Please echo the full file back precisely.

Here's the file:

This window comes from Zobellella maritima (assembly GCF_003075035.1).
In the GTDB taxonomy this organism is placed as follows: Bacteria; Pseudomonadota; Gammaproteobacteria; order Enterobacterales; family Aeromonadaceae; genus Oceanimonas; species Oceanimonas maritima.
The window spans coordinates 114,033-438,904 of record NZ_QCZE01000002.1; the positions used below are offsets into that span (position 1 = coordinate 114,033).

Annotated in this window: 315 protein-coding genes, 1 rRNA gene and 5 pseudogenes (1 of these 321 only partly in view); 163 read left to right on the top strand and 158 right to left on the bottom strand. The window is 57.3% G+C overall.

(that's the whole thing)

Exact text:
This window comes from Zobellella maritima (assembly GCF_003075035.1).
In the GTDB taxonomy this organism is placed as follows: Bacteria; Pseudomonadota; Gammaproteobacteria; order Enterobacterales; family Aeromonadaceae; genus Oceanimonas; species Oceanimonas maritima.
The window spans coordinates 114,033-438,904 of record NZ_QCZE01000002.1; the positions used below are offsets into that span (position 1 = coordinate 114,033).

Annotated in this window: 315 protein-coding genes, 1 rRNA gene and 5 pseudogenes (1 of these 321 only partly in view); 163 read left to right on the top strand and 158 right to left on the bottom strand. The window is 57.3% G+C overall.